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7/14/05, Alive at Five, Underneath Route 787 Overpass, Albany, NY

Setlist (courtesy donnabase.com)
Movin' On, Living in Babylon, Conscious Evolution, Love and Gasoline, Family Picture, Every Day, I Don't Need a Riddle, Funkyside, Blue Sky, Way Back When

Photos of this show

By Jeff Bauer

Joe and I breezed into Albany and easily found where we needed to be, as I had called ahead and learned that due to the threat of storms the show had been moved to the "rain location," which was completely underneath an overpass of Route 787. Not exactly the prettiest venue Donna's ever played, but as we'd later find out, that overpass came in handy during torrential rain.

We were almost the first ones there so we wondered around a little park near the river. When we came back people had started to set up their chairs on the pavement in front of the stage, which is funny on several levels. I saw Tom and asked him about the previous night's show on Martha's Vineyard. He mentioned that the band hadn't slept much since then. Later I found out that was because they had needed to get to Albany early that morning to tape a four-song performance for a local PS affiliate that was scheduled to be broadcast, along with the GrassRoots Stages documentary, on 7/21.

If the band was tired, it sure didn't show as they started the set with an energetic Movin' On. The open area in front of the chairs was pretty much filled with dancers by the end of this number. The Living in Babylon that came next gave Tara a chance to shine on vocals, and I noticed lots of fans mouthing the words. It was quickly apparent that despite Donna being an opening act for Sam Bush, many in attendance were there for DtB. At some point Jeb commented that playing underneath an overpass was as uncommon an event for them as you might think, and that "this is nicest overpass we've ever played under."

The crowd always responds wildly anytime the band plays Conscious Evolution, and this night was no exception. This was a shorter version than most, and I thought that was appropriate given that the band probably was going to be held to a short set. After that it was back to Tara for Love and Gasoline. Unfortunately she forgot the words to the first verse, but smiled, shrugged it off, and quickly recuperated.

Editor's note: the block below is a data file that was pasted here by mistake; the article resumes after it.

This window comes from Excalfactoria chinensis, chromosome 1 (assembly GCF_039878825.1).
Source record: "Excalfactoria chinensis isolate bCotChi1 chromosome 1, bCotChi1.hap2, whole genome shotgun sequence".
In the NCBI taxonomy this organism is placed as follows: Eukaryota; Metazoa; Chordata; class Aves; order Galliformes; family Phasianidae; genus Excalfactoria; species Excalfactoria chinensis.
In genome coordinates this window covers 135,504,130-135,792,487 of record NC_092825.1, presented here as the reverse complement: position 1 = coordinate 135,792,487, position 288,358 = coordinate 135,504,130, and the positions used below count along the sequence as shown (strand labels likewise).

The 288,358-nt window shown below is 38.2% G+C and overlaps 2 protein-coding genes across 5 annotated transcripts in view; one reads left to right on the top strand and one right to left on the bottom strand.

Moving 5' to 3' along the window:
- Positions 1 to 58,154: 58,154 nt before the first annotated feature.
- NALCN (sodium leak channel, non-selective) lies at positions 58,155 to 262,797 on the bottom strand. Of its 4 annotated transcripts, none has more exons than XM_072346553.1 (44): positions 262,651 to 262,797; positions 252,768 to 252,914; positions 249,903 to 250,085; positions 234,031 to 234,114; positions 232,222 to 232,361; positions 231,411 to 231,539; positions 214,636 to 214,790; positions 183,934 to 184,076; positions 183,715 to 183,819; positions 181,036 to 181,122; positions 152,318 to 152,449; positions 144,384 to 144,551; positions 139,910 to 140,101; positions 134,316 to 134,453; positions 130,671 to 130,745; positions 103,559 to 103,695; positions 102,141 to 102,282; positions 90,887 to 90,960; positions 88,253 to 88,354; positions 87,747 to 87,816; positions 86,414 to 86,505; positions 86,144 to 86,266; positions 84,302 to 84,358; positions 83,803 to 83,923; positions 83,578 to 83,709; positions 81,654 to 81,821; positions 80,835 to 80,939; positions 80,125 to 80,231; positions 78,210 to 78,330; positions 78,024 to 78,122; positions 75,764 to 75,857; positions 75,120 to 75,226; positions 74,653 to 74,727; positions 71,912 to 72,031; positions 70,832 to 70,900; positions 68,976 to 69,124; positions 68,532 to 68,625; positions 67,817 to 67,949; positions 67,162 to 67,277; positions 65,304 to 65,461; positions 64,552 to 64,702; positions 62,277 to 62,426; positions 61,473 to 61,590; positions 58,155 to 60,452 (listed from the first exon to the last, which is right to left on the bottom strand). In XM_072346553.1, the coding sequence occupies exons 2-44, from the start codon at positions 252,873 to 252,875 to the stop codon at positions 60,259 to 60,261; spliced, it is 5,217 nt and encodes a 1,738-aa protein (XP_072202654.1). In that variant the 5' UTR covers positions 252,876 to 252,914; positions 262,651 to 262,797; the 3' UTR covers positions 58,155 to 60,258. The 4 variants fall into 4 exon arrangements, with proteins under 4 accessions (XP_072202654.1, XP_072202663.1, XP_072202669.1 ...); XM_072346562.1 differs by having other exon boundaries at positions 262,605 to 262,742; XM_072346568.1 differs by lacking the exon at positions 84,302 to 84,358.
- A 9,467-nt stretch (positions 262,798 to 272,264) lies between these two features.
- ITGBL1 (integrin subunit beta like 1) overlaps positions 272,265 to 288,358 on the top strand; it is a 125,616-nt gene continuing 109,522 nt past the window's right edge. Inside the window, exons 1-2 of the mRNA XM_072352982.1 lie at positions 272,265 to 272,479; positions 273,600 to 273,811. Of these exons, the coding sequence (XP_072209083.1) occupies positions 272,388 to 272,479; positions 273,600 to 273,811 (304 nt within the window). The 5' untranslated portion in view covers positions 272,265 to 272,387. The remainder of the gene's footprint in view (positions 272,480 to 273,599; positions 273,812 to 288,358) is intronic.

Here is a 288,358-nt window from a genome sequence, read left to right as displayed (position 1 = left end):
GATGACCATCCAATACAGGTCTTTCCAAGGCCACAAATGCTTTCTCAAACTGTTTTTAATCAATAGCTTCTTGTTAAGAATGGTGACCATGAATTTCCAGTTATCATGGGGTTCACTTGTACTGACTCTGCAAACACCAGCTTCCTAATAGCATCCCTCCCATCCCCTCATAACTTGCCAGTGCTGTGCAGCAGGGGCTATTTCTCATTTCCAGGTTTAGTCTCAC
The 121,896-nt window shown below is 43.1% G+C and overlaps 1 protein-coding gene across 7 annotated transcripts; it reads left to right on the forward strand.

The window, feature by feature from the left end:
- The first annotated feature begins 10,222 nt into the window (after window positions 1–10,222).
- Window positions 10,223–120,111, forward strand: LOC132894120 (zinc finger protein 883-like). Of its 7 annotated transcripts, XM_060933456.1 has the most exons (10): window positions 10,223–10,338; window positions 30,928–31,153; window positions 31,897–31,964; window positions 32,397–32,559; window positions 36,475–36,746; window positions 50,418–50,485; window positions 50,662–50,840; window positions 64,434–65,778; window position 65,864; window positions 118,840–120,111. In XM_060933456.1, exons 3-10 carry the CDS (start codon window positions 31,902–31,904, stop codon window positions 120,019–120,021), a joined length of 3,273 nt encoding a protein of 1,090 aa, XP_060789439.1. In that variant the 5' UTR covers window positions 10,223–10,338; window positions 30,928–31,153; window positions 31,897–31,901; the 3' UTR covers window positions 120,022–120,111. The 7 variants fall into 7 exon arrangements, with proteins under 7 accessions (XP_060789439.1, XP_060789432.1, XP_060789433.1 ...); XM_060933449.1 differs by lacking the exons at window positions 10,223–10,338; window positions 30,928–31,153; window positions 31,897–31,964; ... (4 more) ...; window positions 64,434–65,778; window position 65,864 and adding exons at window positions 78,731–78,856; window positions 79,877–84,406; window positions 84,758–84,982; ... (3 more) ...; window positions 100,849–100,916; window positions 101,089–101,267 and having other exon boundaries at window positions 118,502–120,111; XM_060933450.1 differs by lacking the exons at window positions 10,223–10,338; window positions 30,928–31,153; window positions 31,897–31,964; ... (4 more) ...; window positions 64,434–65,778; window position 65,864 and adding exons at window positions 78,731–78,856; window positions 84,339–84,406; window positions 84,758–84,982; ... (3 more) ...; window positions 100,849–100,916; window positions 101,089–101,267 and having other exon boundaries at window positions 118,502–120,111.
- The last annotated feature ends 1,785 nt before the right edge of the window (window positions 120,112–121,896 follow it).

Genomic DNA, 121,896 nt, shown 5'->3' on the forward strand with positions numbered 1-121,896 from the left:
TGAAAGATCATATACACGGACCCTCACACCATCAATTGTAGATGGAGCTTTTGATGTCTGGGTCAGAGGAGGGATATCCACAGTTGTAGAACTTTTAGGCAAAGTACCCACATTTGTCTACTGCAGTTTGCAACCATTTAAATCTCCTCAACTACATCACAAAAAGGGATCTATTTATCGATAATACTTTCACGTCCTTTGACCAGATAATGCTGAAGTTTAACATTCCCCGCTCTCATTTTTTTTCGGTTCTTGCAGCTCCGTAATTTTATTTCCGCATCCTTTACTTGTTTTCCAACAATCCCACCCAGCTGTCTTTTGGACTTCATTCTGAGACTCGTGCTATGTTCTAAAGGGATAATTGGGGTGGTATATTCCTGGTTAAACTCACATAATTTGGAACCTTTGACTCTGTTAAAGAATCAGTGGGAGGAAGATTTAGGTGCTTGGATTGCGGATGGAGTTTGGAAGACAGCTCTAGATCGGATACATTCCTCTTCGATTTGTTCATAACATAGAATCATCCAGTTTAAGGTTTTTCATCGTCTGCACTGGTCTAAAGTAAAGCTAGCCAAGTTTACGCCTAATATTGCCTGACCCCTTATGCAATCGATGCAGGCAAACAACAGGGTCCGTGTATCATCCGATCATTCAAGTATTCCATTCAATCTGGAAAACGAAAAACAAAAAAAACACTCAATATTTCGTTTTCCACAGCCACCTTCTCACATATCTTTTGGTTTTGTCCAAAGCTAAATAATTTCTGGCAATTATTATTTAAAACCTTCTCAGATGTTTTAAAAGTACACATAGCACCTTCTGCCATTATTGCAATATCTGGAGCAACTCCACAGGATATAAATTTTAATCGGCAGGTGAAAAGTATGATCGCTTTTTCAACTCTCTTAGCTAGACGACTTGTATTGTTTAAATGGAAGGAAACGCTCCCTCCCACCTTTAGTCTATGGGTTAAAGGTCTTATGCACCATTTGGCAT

Another crowd-pleaser, Family Picture, was up next. While I haven't been a big fan of this song post-Jim, I felt with this version it was starting to come back around again.

Of all of the songs on Life's A Ride, Every Day, which the band played next, has been evolving in the most interesting direction. This was the third time I got to see Donna play it this year, and each time it seems to have had a gentle, almost ethereal jam, a little different from the direction the band usually takes when it spaces out. Its lyrics may or may not have been Jeb's little poke at the heavy police presence before this gig.

Next, Tara strapped on the accordion for the first (and what would be the only) time this evening and graced us with I Don't Need A Riddle. As the band launched into Funkyside, I was beginning to wonder just how much time they had left.

Sometime during this song, the skies opened up, and anyone who wasn't already under the overpass immediately sought its shelter. The overpass mainly did its job, but it wasn't built to be water tight, and water leaked onto random areas around the stage. It was raining so hard that a small current of water passed along the ground in front of the stage as well. Fortunately, the stage itself had a covering, so for the most part the band appeared to stay safe.

After Funkyside came Tara's anthem-like Blue Sky. If there's a group of fans who find this song's lyrics a little too hippy dippy, they certainly weren't in Albany, because this version was a full-blown sing-along, with dancing to match.

I thought that was going to end the set but I was wrong. Instead, the band closed with a nice rendition of Way Back When, finishing at exactly 6:00 p.m., just shy of one hour after they'd started.

After their set, the band hung around the bus for quite a long while, talking and signing autographs for anyone who approached them. Jordy seemed quite a bit busier than usual selling T-shirts and CDs, and I would guess that the band did quite well in this hour. Between this and the very warm reception the band received in nearby Troy back in April, I could easily see a return to the Capital City in Donna's near future.

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